(G) AFRICA - ETHNOLOGY (cont.)
(l) African Tribes of Central Africa. Negroid Tribes.
In the central regions of the continent the Negroid tribes, which are classed under the general name of Wanyanwezi, occupying the plateau south of the Victoria and east of the Tanganyika Lakes, have been made known by Burton and subsequent travellers; round the west and north of the Victoria are several distinct kingdoms, the chief being those of Karague and Uganda, traversed by Speke and Grant; in the region west of the Upper Nile the countries of the Jur, Dor, and Bongo tribes have been explored by Dr Schweinfurth, and he has passed beyond the watershed of the Nile into a new basin, where he found the Niamnian and Monbuttu tribes. Dr Livingstone, in his latest journey, has entered the country of the Mabyuema tribes, west of Tanganyika, in the heart of the continent; these he describeds as a fine, tall, handsome race, superior alike to the slaves seen at Zanzibar and the typical Negro of the west coast; exceedingly numerous, and living in a primitive condition, utterly ignorant of the outer world. The Balunda race of Negroes occupy a great area of South Central Africa, and have two ancient and powerful kingdoms of Muropua and Lunda, the former ruled over by the hereditary "Muta" or chief Hianvo, who has his capital near the Cassabi tributary of the Congo, and the latter by the Hianvo's vassal, the Cazembe, whose palace is near the Luapula river, south-west of Lake Tanganyika. Kibakoe or Quiboque and Lobal, south-west of the kingdom of Hianvo, are the chief states on the borders of Angolo and Benguela; towards the Nyassa lake, south-east from the Cazembe's dominions, the Maravi tribe is perhaps the most powerful, and beyond the Nyassa that of the Wahiao is chief. The Makololo tribe, occupying the central portion of the Zambeze basin, is of southern origin, and forms an intermediate stage between the Negro and Kaffre.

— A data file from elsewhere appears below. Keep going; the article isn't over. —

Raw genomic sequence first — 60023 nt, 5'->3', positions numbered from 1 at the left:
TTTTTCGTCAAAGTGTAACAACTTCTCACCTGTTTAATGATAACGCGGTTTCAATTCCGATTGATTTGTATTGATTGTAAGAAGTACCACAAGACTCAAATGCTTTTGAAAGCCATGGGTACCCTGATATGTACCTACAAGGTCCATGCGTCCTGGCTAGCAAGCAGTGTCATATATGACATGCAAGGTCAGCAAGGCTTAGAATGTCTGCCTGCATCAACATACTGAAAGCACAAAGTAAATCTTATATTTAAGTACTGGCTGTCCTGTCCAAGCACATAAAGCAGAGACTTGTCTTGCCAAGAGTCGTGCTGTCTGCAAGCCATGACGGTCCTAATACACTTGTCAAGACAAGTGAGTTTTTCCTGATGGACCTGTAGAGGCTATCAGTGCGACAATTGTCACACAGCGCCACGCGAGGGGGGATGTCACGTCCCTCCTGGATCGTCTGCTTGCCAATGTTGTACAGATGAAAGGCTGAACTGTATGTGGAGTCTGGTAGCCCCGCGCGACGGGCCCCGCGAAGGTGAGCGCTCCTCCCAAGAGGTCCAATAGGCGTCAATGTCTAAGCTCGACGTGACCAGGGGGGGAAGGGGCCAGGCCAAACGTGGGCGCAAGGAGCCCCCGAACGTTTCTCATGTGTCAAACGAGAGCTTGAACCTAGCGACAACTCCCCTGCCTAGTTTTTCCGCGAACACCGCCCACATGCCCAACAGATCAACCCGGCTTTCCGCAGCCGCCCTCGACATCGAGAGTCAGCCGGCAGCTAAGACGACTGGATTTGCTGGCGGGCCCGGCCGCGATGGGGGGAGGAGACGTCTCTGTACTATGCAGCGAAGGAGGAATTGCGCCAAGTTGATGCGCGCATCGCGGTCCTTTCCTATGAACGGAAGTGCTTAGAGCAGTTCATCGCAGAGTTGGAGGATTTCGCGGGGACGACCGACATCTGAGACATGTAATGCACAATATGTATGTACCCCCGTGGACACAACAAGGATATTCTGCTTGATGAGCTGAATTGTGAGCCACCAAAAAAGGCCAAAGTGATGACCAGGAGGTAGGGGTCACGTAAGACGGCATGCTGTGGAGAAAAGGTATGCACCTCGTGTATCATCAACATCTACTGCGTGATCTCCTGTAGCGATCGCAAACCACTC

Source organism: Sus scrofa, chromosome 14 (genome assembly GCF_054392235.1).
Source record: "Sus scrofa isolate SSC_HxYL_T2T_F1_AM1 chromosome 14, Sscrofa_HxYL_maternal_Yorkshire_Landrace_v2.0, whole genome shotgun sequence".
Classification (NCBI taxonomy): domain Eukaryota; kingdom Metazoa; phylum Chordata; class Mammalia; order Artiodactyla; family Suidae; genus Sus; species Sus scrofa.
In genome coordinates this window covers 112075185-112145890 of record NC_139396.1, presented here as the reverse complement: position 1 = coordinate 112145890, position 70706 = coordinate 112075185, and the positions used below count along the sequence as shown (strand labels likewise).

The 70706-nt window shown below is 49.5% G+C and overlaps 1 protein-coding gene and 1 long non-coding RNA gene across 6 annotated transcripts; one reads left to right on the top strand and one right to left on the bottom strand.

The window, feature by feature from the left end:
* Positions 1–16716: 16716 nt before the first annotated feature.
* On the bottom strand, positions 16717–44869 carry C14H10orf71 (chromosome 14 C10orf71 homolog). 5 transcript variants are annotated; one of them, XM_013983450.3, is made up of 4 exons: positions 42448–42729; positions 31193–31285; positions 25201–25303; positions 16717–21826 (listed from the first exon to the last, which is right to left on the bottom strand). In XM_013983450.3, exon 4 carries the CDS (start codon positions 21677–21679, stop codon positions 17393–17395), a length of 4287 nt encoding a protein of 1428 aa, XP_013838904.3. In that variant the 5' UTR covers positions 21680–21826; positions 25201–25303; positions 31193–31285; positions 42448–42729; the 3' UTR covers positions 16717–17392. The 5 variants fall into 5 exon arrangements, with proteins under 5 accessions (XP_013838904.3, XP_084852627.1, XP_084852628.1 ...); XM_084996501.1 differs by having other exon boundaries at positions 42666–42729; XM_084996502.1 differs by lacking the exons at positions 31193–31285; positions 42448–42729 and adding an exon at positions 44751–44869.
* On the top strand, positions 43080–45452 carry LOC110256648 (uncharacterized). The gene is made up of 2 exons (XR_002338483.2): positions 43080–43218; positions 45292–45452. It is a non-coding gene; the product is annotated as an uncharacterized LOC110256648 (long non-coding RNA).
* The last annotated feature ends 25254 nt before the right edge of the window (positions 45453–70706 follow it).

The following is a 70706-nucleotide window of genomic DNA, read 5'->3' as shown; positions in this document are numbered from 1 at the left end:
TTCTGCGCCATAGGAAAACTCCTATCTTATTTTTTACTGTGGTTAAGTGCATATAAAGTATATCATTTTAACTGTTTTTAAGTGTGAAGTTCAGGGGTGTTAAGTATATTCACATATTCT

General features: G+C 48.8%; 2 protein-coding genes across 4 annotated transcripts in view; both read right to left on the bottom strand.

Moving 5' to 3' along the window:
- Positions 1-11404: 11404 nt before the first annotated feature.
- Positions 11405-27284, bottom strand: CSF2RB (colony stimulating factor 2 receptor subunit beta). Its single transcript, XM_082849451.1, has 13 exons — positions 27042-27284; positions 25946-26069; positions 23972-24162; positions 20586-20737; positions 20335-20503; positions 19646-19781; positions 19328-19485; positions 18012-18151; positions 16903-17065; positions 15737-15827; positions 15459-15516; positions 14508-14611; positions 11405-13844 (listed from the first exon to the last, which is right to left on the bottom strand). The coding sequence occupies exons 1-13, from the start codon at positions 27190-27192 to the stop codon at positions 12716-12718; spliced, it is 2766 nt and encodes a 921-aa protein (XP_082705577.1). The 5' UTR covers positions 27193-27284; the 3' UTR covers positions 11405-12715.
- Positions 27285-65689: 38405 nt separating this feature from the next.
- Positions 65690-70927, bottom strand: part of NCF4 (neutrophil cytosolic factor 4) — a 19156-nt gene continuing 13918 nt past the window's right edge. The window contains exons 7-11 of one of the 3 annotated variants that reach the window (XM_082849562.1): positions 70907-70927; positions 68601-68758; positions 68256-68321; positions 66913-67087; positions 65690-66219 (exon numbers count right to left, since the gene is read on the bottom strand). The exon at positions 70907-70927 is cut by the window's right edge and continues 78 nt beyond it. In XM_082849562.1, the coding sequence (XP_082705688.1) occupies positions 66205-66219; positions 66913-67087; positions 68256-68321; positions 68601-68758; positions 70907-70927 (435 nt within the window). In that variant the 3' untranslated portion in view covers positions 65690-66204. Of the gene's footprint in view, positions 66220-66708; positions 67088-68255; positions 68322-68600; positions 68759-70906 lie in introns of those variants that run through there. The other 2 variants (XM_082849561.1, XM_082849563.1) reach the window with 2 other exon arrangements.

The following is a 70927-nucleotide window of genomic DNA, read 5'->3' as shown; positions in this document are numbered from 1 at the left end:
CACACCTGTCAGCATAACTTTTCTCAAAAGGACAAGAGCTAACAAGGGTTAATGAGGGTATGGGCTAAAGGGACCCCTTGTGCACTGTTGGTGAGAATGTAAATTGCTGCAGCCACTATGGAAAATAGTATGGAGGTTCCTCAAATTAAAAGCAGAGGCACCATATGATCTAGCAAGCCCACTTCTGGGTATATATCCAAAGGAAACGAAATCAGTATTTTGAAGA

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The Last of the Nuba
by Leni Riefenstahl
Due to the success of her controversial documentaries in the late 1930s, German film director Leni Riefenstahl was one of the first Westernersand the first white womanallowed to venture into the remote and desolate valleys of Sudan between 1962 and 1969 to photograph the primitive Mesakin Nuba tribe. This magnificent volume compiles Riefenstahl's rare photos of the tribe's vanishing rituals and customsa fascinating record of permanent anthropological and ethnological importance. A lasting tribute to a sadly neglected people of Africa.
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